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Kerry Group Considers New Payment Scheme For Struggling Farmers

By Publications Checkout
Kerry Group Considers New Payment Scheme For Struggling Farmers

Kerry Group CEO Edmond Scanlon is considering a new payment scheme for its milk suppliers as farmers continue to struggle as a result of this year's adverse weather, according to the Irish Independent.

At a media event yesterday (9 August) in the Intercontinental Hotel in Ballsbridge, Scanlon said that any scheme like that was “something we have to look at”.

Easing The Pressure

"There's a package of things we're looking at in terms of different types of support. We have to see how the next couple of months trade out, how the weather goes... but certainly we won't be found wanting as an organisation to help out our farmers."

He added that the group is more optimistic about the prospect of a milk price increase than it was in February, but admitted that the company has little control over the price.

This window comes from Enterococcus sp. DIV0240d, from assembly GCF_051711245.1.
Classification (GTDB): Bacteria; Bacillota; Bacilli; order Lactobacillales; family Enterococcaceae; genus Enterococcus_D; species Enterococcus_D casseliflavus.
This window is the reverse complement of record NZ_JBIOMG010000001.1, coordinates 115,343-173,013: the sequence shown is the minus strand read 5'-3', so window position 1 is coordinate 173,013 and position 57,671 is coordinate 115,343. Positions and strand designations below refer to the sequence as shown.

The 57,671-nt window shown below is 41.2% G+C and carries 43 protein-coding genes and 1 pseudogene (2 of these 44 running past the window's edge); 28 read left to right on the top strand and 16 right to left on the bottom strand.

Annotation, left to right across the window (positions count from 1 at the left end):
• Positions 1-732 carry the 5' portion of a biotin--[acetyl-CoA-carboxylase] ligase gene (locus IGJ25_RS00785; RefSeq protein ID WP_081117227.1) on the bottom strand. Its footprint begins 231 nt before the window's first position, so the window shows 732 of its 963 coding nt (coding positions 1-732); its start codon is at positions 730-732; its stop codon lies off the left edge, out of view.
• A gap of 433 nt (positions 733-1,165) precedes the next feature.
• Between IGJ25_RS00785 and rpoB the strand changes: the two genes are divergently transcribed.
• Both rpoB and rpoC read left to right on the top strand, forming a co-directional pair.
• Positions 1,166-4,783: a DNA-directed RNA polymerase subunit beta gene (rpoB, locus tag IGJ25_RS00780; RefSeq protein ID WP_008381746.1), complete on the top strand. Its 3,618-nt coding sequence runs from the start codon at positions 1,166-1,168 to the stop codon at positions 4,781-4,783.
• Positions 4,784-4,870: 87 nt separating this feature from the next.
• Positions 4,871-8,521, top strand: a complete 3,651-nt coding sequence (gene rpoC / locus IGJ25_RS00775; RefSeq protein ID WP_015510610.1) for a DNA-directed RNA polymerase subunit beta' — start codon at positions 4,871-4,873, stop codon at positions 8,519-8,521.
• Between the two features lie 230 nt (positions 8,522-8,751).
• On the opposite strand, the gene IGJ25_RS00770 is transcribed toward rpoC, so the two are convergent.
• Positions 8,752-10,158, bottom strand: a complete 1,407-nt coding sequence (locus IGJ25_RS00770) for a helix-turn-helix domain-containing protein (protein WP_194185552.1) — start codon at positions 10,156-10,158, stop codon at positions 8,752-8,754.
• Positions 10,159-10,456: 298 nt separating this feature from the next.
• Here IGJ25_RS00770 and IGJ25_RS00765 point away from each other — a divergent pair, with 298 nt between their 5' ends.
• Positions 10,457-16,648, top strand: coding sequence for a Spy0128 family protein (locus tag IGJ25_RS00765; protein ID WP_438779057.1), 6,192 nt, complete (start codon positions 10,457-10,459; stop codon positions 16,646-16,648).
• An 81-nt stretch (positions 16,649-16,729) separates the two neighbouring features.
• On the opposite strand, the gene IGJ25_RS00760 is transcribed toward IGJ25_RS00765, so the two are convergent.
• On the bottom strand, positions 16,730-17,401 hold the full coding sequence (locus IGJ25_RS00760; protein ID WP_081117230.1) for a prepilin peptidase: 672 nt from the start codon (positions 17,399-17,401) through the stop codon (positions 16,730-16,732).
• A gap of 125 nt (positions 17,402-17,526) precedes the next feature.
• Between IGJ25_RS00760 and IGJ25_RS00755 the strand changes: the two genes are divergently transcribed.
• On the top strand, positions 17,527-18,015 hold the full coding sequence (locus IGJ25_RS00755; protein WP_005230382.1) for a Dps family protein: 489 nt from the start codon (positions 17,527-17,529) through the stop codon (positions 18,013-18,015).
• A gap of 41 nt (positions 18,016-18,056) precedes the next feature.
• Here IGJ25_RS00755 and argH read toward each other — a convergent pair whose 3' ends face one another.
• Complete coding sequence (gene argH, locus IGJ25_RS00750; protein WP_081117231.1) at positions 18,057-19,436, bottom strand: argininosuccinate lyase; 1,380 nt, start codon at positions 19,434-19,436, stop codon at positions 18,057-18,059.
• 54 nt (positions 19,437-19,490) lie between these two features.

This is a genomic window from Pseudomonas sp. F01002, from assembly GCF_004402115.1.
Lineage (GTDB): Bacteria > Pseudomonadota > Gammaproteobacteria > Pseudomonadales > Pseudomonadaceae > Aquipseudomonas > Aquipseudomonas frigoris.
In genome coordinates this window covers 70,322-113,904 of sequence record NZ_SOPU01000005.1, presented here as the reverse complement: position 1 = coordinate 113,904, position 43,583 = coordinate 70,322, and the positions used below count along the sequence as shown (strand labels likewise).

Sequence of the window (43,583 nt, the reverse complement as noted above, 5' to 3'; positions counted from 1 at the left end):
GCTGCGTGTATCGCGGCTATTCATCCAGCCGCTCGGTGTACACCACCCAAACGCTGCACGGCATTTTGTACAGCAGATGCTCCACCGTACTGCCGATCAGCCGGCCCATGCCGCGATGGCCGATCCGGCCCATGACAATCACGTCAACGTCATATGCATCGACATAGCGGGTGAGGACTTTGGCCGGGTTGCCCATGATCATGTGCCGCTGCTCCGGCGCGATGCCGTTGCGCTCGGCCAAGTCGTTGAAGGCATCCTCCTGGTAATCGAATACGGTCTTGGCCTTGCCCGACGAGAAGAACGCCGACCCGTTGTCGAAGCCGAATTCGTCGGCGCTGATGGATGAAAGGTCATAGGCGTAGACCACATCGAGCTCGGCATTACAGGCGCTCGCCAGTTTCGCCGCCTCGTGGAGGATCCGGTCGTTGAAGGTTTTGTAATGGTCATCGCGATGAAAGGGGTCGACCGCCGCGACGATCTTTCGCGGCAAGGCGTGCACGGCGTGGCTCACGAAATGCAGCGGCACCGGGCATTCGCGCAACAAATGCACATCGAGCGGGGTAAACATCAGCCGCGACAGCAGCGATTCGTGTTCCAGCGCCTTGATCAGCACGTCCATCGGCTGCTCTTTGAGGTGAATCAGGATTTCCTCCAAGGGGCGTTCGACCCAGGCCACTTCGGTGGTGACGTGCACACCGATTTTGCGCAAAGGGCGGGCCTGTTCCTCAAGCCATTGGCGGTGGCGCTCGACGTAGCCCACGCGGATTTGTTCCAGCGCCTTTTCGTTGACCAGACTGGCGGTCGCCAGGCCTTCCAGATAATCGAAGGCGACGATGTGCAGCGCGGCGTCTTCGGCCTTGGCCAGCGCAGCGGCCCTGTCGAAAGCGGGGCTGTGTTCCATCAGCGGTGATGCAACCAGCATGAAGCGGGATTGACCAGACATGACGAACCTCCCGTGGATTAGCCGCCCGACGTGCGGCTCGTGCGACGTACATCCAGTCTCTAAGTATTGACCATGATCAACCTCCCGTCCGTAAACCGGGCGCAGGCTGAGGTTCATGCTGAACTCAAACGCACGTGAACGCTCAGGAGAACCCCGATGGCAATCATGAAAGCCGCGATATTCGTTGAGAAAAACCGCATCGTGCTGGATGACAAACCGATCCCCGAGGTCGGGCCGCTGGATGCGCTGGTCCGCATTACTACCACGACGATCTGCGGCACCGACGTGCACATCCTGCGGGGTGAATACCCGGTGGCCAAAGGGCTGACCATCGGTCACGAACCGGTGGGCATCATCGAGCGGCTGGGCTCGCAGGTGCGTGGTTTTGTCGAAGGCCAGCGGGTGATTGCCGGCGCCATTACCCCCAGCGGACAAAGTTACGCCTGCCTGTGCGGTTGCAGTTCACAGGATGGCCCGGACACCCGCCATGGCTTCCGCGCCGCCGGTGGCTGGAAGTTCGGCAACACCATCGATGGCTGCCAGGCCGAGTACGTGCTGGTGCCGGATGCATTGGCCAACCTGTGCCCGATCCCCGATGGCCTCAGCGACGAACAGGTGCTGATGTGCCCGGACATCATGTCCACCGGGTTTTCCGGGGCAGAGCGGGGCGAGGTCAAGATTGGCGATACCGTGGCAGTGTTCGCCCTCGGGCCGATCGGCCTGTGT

“At the end of the day Kerry Group doesn't set the milk price, it's a market-driven event but we are doing everything we possibly can to drive the volatility out of it,” he told reporters.


IFA National Dairy Committee Chairman Tom Phelan today (10 August) said the move by Kerry Co-Op to increase the price for July recognises that there is scope for processors to lift their prices, expected other co-ops to follow this example.

“At a time when farmers continue to struggle with the weather-related events and fodder availability, co-op boards need to redouble their effort to reflect the European market”.

Tom Phelan said while co-ops have brought forward different measures to support dairy farmers, there is no question that paying the highest milk price that market returns allow is always the best support for farmers.


He also added that the company could spend up to €800 million on acquisitions this year. Any acquisition plan will be largely focused on the company’s taste and nutrition division.

Yesterday, Kerry Group posted its half-year trading update for 2018, where it announced that it increased group revenues on a reported basis by 1.4% to €3.2 billion in the first six months of 2018.


The dairy group said that this growth reflects ‘strong volume growth and contribution from acquisitions, offset by adverse currency movements’.

© 2018 Checkout – your source for the latest Irish retail news. Article by Aidan O’Sullivan. Click subscribe to sign up for the Checkout print edition. 

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